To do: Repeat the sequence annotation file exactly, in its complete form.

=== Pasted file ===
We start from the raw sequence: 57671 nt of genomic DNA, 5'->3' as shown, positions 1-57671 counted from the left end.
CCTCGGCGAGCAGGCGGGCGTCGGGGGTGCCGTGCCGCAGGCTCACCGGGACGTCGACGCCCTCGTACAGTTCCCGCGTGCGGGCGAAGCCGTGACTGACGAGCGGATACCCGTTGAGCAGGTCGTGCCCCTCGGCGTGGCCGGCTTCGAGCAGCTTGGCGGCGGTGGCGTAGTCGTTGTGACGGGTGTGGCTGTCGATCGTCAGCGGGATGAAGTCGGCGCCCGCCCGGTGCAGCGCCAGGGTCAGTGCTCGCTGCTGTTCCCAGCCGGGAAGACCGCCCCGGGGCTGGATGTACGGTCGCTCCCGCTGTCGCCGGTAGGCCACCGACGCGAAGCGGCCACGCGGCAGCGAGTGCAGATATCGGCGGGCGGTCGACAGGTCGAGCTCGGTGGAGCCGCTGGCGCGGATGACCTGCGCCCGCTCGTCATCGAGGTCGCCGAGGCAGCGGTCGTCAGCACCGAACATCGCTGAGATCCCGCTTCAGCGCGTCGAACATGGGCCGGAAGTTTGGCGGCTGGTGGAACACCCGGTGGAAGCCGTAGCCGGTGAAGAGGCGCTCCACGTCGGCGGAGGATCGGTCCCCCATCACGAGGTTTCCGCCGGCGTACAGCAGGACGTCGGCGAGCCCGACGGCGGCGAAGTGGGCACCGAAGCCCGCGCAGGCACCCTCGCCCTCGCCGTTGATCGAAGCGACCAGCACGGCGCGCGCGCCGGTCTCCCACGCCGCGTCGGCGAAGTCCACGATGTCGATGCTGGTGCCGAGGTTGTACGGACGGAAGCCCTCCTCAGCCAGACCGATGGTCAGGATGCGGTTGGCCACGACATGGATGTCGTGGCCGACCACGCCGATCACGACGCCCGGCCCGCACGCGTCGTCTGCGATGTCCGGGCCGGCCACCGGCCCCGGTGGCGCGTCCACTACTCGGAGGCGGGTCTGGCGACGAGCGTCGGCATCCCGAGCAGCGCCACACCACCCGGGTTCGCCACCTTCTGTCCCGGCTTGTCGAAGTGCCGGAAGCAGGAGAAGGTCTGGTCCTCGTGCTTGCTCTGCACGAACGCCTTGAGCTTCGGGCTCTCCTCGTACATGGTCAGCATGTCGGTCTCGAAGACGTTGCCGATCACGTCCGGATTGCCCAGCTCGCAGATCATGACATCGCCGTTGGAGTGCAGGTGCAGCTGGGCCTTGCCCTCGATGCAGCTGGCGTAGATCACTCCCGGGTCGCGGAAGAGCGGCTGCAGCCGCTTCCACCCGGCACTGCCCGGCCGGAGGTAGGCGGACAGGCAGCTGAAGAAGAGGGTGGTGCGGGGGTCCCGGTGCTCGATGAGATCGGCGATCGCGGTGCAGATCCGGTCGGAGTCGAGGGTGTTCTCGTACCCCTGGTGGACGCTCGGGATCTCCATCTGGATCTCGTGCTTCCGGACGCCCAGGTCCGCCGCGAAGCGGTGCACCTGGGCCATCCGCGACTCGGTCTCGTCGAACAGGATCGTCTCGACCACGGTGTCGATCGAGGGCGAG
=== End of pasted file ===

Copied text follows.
We start from the raw sequence: 57671 nt of genomic DNA, 5'->3' as shown, positions 1-57671 counted from the left end.
CCTCGGCGAGCAGGCGGGCGTCGGGGGTGCCGTGCCGCAGGCTCACCGGGACGTCGACGCCCTCGTACAGTTCCCGCGTGCGGGCGAAGCCGTGACTGACGAGCGGATACCCGTTGAGCAGGTCGTGCCCCTCGGCGTGGCCGGCTTCGAGCAGCTTGGCGGCGGTGGCGTAGTCGTTGTGACGGGTGTGGCTGTCGATCGTCAGCGGGATGAAGTCGGCGCCCGCCCGGTGCAGCGCCAGGGTCAGTGCTCGCTGCTGTTCCCAGCCGGGAAGACCGCCCCGGGGCTGGATGTACGGTCGCTCCCGCTGTCGCCGGTAGGCCACCGACGCGAAGCGGCCACGCGGCAGCGAGTGCAGATATCGGCGGGCGGTCGACAGGTCGAGCTCGGTGGAGCCGCTGGCGCGGATGACCTGCGCCCGCTCGTCATCGAGGTCGCCGAGGCAGCGGTCGTCAGCACCGAACATCGCTGAGATCCCGCTTCAGCGCGTCGAACATGGGCCGGAAGTTTGGCGGCTGGTGGAACACCCGGTGGAAGCCGTAGCCGGTGAAGAGGCGCTCCACGTCGGCGGAGGATCGGTCCCCCATCACGAGGTTTCCGCCGGCGTACAGCAGGACGTCGGCGAGCCCGACGGCGGCGAAGTGGGCACCGAAGCCCGCGCAGGCACCCTCGCCCTCGCCGTTGATCGAAGCGACCAGCACGGCGCGCGCGCCGGTCTCCCACGCCGCGTCGGCGAAGTCCACGATGTCGATGCTGGTGCCGAGGTTGTACGGACGGAAGCCCTCCTCAGCCAGACCGATGGTCAGGATGCGGTTGGCCACGACATGGATGTCGTGGCCGACCACGCCGATCACGACGCCCGGCCCGCACGCGTCGTCTGCGATGTCCGGGCCGGCCACCGGCCCCGGTGGCGCGTCCACTACTCGGAGGCGGGTCTGGCGACGAGCGTCGGCATCCCGAGCAGCGCCACACCACCCGGGTTCGCCACCTTCTGTCCCGGCTTGTCGAAGTGCCGGAAGCAGGAGAAGGTCTGGTCCTCGTGCTTGCTCTGCACGAACGCCTTGAGCTTCGGGCTCTCCTCGTACATGGTCAGCATGTCGGTCTCGAAGACGTTGCCGATCACGTCCGGATTGCCCAGCTCGCAGATCATGACATCGCCGTTGGAGTGCAGGTGCAGCTGGGCCTTGCCCTCGATGCAGCTGGCGTAGATCACTCCCGGGTCGCGGAAGAGCGGCTGCAGCCGCTTCCACCCGGCACTGCCCGGCCGGAGGTAGGCGGACAGGCAGCTGAAGAAGAGGGTGGTGCGGGGGTCCCGGTGCTCGATGAGATCGGCGATCGCGGTGCAGATCCGGTCGGAGTCGAGGGTGTTCTCGTACCCCTGGTGGACGCTCGGGATCTCCATCTGGATCTCGTGCTTCCGGACGCCCAGGTCCGCCGCGAAGCGGTGCACCTGGGCCATCCGCGACTCGGTCTCGTCGAACAGGATCGTCTCGACCACGGTGTCGATCGAGGGCGAG